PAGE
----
It has been more than a year since Shinzo Abe, Japan’s longest-serving prime minister, resigned due to illness. His successor, Yoshihide Suga, has come and gone. But institutional innovations that Abe spearheaded — namely, the Comprehensive and Progressive Agreement for Trans-Pacific Partnership (CPTPP) and the Quadrilateral Security Dialogue, or “the Quad” — look likely to shape Asia’s geopolitical landscape for a long time to come.

Abe worked tirelessly to deliver the CPTPP, after former President Donald Trump effectively torpedoed its predecessor pact, the Trans-Pacific Partnership, by withdrawing the United States. The agreement that Abe revived currently includes 11 Asia-Pacific countries, with combined economic output of nearly $14 trillion.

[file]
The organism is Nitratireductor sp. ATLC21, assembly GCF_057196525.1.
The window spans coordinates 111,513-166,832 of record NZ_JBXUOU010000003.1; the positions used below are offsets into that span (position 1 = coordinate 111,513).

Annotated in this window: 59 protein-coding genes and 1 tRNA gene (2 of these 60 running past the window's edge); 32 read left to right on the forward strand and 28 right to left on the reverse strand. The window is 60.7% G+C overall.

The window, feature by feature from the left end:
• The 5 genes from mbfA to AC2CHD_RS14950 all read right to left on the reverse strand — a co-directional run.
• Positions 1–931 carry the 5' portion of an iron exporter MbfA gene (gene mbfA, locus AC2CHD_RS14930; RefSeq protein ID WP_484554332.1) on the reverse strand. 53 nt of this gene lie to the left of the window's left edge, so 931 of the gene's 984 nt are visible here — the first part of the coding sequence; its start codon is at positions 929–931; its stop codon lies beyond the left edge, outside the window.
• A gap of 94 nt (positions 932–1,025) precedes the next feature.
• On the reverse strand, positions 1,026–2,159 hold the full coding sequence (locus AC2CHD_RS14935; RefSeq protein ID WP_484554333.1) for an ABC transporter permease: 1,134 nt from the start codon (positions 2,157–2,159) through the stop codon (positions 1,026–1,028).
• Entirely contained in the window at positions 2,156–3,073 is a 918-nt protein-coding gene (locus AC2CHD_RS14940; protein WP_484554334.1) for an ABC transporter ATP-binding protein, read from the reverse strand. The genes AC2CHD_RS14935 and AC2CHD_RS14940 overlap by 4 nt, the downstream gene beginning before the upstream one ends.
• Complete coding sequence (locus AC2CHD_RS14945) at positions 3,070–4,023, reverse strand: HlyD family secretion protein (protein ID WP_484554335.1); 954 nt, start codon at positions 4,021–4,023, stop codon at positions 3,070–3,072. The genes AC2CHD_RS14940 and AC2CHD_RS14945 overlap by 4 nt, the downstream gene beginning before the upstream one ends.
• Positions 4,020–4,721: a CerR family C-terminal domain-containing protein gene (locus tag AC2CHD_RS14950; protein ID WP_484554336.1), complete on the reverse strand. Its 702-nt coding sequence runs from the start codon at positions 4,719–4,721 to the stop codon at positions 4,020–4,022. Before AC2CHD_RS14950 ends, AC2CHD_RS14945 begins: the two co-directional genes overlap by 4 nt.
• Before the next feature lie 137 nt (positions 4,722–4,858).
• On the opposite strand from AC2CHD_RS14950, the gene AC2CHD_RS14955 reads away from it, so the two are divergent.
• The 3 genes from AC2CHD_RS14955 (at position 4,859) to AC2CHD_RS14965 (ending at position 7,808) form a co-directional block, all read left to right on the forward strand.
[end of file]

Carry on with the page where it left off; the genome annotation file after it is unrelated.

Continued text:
Moreover, the CPTPP’s ranks are set to grow. The United Kingdom formally applied to join the pact last February. In September, China did the same, in an apparent effort to highlight its commitment to free trade — and set itself further apart from the United States. Taiwan applied six days later.